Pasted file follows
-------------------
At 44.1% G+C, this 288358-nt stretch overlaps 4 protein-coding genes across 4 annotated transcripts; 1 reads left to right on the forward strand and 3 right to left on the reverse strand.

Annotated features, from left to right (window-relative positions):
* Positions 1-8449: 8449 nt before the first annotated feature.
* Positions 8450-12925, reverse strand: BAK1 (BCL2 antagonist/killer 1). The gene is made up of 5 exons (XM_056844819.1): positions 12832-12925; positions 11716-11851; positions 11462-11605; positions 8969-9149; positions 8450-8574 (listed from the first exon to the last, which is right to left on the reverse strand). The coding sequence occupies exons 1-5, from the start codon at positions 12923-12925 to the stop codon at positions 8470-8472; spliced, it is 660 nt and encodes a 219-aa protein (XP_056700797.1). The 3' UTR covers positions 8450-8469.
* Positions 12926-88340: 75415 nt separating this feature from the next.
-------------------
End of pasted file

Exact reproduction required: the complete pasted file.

At 44.1% G+C, this 288358-nt stretch overlaps 4 protein-coding genes across 4 annotated transcripts; 1 reads left to right on the forward strand and 3 right to left on the reverse strand.

Annotated features, from left to right (window-relative positions):
* Positions 1-8449: 8449 nt before the first annotated feature.
* Positions 8450-12925, reverse strand: BAK1 (BCL2 antagonist/killer 1). The gene is made up of 5 exons (XM_056844819.1): positions 12832-12925; positions 11716-11851; positions 11462-11605; positions 8969-9149; positions 8450-8574 (listed from the first exon to the last, which is right to left on the reverse strand). The coding sequence occupies exons 1-5, from the start codon at positions 12923-12925 to the stop codon at positions 8470-8472; spliced, it is 660 nt and encodes a 219-aa protein (XP_056700797.1). The 3' UTR covers positions 8450-8469.
* Positions 12926-88340: 75415 nt separating this feature from the next.